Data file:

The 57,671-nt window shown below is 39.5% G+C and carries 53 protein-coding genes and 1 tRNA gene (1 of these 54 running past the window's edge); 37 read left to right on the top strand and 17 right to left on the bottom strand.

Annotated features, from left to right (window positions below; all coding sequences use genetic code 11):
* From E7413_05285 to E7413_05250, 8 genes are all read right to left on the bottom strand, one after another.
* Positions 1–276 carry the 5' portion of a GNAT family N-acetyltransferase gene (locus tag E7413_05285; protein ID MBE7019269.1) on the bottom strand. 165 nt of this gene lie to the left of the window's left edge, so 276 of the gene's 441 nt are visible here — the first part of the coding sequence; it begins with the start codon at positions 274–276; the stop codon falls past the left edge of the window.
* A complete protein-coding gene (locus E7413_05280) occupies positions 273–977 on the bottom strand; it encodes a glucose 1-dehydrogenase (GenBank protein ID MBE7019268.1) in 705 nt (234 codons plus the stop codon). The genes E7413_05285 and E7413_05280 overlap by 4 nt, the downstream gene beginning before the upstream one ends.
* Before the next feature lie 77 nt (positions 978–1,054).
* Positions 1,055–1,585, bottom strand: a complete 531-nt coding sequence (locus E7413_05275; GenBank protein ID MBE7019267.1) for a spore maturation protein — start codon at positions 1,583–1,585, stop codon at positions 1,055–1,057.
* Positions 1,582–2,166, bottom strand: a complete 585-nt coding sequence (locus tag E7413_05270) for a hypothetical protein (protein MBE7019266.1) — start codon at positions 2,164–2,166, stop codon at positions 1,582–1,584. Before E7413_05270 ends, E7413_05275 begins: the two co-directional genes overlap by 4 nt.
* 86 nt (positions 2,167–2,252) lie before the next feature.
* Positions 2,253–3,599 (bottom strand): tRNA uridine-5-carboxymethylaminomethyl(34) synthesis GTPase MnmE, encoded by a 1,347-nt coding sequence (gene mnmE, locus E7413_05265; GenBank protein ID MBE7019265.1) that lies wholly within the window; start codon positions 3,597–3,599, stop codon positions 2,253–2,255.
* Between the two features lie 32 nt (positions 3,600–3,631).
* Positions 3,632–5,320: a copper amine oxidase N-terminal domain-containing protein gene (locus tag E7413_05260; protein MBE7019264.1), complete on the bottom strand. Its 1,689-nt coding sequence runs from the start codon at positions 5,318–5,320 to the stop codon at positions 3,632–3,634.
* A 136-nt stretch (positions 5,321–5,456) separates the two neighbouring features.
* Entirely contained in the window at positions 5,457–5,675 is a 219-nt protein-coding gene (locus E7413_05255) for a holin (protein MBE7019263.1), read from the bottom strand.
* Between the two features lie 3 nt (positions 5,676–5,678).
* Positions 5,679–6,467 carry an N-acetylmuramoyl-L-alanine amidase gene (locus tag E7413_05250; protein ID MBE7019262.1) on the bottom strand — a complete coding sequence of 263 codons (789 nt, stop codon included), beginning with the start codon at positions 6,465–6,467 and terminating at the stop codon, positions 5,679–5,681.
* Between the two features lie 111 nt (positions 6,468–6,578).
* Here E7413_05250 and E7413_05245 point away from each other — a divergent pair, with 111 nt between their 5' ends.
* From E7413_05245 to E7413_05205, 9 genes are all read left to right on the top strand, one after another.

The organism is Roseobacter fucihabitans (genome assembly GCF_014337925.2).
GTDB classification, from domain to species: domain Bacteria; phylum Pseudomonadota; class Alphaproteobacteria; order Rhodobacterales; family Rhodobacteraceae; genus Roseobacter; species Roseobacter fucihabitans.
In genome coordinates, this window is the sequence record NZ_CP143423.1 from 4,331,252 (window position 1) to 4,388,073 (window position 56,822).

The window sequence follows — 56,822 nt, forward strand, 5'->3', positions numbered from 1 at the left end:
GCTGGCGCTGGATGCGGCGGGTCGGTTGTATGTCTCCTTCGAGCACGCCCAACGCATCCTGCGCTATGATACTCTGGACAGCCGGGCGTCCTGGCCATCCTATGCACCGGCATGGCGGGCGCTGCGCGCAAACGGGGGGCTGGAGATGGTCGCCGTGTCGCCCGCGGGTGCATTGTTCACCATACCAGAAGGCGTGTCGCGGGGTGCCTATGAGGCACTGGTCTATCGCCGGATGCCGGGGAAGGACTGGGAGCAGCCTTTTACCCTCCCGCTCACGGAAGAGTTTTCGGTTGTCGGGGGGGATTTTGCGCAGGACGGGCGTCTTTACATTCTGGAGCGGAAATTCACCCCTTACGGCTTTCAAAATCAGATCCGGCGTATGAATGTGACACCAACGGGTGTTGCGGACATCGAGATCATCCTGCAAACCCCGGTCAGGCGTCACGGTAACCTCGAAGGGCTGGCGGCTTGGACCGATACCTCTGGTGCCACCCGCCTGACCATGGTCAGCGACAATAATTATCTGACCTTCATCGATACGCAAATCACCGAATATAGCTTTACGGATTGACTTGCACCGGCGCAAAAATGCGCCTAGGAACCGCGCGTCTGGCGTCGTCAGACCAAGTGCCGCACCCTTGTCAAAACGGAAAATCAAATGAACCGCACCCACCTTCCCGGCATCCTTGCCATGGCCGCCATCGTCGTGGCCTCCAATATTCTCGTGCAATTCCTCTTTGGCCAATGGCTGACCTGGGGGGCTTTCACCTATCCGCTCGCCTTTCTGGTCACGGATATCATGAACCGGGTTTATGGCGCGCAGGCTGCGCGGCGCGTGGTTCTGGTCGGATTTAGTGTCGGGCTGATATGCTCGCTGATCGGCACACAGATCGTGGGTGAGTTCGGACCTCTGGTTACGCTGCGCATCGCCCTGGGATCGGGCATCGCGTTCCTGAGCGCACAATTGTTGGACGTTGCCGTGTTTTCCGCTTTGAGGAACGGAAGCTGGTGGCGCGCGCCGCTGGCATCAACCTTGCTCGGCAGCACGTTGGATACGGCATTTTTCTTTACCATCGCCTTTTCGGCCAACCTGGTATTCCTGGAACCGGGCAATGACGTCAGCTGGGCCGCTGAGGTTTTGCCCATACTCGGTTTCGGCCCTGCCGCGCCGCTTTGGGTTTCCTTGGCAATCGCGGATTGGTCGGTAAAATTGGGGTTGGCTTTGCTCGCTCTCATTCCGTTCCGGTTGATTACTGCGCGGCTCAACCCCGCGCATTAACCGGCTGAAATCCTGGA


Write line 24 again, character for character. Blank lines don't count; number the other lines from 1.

GCTGGCGCTGGATGCGGCGGGTCGGTTGTATGTCTCCTTCGAGCACGCCCAACGCATCCTGCGCTATGATACTCTGGACAGCCGGGCGTCCTGGCCATCCTATGCACCGGCATGGCGGGCGCTGCGCGCAAACGGGGGGCTGGAGATGGTCGCCGTGTCGCCCGCGGGTGCATTGTTCACCATACCAGAAGGCGTGTCGCGGGGTGCCTATGAGGCACTGGTCTATCGCCGGATGCCGGGGAAGGACTGGGAGCAGCCTTTTACCCTCCCGCTCACGGAAGAGTTTTCGGTTGTCGGGGGGGATTTTGCGCAGGACGGGCGTCTTTACATTCTGGAGCGGAAATTCACCCCTTACGGCTTTCAAAATCAGATCCGGCGTATGAATGTGACACCAACGGGTGTTGCGGACATCGAGATCATCCTGCAAACCCCGGTCAGGCGTCACGGTAACCTCGAAGGGCTGGCGGCTTGGACCGATACCTCTGGTGCCACCCGCCTGACCATGGTCAGCGACAATAATTATCTGACCTTCATCGATACGCAAATCACCGAATATAGCTTTACGGATTGACTTGCACCGGCGCAAAAATGCGCCTAGGAACCGCGCGTCTGGCGTCGTCAGACCAAGTGCCGCACCCTTGTCAAAACGGAAAATCAAATGAACCGCACCCACCTTCCCGGCATCCTTGCCATGGCCGCCATCGTCGTGGCCTCCAATATTCTCGTGCAATTCCTCTTTGGCCAATGGCTGACCTGGGGGGCTTTCACCTATCCGCTCGCCTTTCTGGTCACGGATATCATGAACCGGGTTTATGGCGCGCAGGCTGCGCGGCGCGTGGTTCTGGTCGGATTTAGTGTCGGGCTGATATGCTCGCTGATCGGCACACAGATCGTGGGTGAGTTCGGACCTCTGGTTACGCTGCGCATCGCCCTGGGATCGGGCATCGCGTTCCTGAGCGCACAATTGTTGGACGTTGCCGTGTTTTCCGCTTTGAGGAACGGAAGCTGGTGGCGCGCGCCGCTGGCATCAACCTTGCTCGGCAGCACGTTGGATACGGCATTTTTCTTTACCATCGCCTTTTCGGCCAACCTGGTATTCCTGGAACCGGGCAATGACGTCAGCTGGGCCGCTGAGGTTTTGCCCATACTCGGTTTCGGCCCTGCCGCGCCGCTTTGGGTTTCCTTGGCAATCGCGGATTGGTCGGTAAAATTGGGGTTGGCTTTGCTCGCTCTCATTCCGTTCCGGTTGATTACTGCGCGGCTCAACCCCGCGCATTAACCGGCTGAAATCCTGGA